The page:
ABA May Endorse Limits on Asbestos Suits

Though more often aligned with plaintiffs’ lawyers, the ABA is considering endorsing a limitation on asbestos suits aimed at allowing recovery for those who are actually sick and suffering, while eliminating the claims of plaintiffs who show signs of asbestos exposure but have no symptoms of disease, the AP reports here.


Gypsies Suing IBM for $12 Billion

They claim IBM knowingly aided the Nazis and helped automate the Holocaust, making it more efficient. A Swiss court has cleared the way for the case to proceed on March 20, the New York Times reports here.


Duke University Student Sues for “Wrongful Seduction”

When her frat-boy boyfriend tried to jump her bones after his fraternity’s Christmas party, student Nora Lindsey Kantor told him to stop. Eventually, he did. But that didn’t stop her from filing a civil suit against him and his fraternity for “wrongful seduction” — an outdated tort that was once used by fathers to sue the “despoilers” of their unmarried daughters, or sometimes by single women claiming they were seduced by false promises of marriage. Ironically, the tort she has chosen recalls a time when women were essentially considered the “property” of men. Read about it here.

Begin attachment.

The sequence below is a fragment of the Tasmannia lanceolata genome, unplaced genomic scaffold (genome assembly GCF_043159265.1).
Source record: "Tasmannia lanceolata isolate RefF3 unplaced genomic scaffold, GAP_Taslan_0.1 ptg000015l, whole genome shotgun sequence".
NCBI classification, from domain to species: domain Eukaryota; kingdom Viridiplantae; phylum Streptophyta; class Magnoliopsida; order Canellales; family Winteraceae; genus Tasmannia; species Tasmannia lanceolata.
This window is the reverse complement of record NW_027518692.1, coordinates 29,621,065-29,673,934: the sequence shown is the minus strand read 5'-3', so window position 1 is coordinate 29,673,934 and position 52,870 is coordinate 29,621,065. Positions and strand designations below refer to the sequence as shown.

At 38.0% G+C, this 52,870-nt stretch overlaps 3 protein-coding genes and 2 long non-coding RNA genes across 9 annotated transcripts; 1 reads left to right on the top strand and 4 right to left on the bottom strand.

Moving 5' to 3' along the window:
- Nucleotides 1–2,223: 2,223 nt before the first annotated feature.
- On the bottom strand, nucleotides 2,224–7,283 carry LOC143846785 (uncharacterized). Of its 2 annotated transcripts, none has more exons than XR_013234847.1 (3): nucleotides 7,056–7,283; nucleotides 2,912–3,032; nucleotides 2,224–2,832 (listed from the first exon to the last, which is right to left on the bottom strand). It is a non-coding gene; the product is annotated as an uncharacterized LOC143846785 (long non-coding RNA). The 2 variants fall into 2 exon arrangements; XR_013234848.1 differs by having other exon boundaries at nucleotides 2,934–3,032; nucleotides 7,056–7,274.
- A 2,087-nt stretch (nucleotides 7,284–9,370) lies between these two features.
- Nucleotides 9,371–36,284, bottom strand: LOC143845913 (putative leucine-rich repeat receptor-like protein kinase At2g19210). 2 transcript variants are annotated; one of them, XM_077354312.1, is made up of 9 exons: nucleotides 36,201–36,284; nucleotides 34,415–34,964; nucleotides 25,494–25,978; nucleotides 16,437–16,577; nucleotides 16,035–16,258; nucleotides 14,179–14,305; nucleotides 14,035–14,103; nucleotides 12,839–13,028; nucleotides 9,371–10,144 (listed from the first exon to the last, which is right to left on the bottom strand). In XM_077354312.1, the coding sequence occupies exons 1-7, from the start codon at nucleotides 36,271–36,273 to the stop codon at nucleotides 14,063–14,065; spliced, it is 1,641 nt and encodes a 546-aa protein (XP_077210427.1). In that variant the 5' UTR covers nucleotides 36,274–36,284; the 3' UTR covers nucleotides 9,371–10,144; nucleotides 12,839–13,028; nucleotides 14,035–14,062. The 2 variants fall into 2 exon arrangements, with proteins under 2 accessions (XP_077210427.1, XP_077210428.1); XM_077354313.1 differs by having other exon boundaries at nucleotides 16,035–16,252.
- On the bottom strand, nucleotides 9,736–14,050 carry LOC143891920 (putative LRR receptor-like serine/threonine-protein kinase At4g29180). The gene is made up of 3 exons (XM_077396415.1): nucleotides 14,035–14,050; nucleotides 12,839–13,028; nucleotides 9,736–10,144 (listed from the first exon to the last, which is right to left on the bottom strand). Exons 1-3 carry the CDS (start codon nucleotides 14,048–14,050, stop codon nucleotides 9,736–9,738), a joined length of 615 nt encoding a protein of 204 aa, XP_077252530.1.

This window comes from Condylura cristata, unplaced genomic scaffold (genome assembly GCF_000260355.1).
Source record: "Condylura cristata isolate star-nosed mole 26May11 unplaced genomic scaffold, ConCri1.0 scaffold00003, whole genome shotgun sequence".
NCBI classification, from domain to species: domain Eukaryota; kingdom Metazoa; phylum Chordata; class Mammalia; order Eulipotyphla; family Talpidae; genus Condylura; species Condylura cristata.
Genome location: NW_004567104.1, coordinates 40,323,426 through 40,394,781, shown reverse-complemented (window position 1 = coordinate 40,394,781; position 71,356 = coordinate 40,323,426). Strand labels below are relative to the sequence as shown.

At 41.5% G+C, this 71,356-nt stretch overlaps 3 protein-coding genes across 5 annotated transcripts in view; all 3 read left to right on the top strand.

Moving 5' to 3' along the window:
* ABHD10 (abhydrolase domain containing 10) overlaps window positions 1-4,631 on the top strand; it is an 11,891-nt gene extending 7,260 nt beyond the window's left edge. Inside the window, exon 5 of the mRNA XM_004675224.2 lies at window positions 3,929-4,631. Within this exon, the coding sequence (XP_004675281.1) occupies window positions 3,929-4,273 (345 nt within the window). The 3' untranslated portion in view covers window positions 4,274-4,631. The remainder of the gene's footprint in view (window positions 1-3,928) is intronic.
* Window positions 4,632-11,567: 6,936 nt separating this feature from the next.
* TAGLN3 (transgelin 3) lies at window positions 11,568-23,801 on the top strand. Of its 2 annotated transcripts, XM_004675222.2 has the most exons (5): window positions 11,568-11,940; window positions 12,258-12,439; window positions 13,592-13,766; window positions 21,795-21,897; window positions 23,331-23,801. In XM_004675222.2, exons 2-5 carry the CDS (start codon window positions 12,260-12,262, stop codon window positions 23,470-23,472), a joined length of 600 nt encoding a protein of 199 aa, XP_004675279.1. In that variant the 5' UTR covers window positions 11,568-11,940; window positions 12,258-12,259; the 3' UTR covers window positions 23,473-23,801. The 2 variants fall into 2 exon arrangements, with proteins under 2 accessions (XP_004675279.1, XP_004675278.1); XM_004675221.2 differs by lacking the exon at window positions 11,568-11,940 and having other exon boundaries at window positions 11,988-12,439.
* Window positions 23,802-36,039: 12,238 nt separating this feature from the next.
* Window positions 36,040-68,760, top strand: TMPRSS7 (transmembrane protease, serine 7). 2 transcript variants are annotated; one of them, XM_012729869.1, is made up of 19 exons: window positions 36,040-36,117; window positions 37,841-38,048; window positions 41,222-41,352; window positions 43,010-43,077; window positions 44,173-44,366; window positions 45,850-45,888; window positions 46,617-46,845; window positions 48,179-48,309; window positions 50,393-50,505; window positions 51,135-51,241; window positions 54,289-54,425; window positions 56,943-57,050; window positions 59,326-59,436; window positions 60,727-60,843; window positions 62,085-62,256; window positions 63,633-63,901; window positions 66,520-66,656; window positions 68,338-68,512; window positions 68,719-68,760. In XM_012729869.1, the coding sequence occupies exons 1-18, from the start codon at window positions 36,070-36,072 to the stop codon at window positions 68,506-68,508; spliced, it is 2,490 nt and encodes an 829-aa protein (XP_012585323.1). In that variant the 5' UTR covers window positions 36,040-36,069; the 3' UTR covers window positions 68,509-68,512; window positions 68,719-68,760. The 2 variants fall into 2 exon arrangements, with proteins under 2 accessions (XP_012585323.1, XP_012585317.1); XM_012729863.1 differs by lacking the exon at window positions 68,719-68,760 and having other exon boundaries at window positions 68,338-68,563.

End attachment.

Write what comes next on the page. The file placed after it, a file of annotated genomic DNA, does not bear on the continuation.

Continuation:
Courthouse Brawl Send Three to Jail, Two to Hospital

The near-riot started during a hearing in a family law case in Jackson County, Missouri, when fists flew between a husband and wife and the man’s ex-wife and her current boyfriend. The judges are pissed about the bailiffs’ delayed and inadequate response, the Kansas City Star reports here.



Skjerven Morril Disbands

“For the second time in less than a week, a Bay Area technology law firm is dissolving: Partners at Skjerven Morrill have voted to disband the firm,” law.com reports here.


More Restrictions Against “Practicing Law” By Non-Lawyers?

The ABA is proposing stricter guidelines on who can dispense “legal advice” — guidelines that “could subject real estate agents, income tax preparers, credit counselors and other laypeople to civil and criminal penalties.” The FTC and the DOJ are objecting, saying the proposed guidelines are much too broad, and that their real intent is to protect lawyers’ wallets, the New York Times reports here. UPDATE: It looks like doctors are going after the same kind of restrictions at the same time, according to this.



Safe Sex

“In a ruling that might have been pounded out with clubs in some Neolithic cave,” writes law.com here, “Sacramento’s Third District Court of Appeal held this week that two female corrections officers weren’t victims of sexual harassment, despite their boss’s penchant for sleeping with — and then unfairly promoting — their colleagues.”

You can read the court’s opinion here (PDF).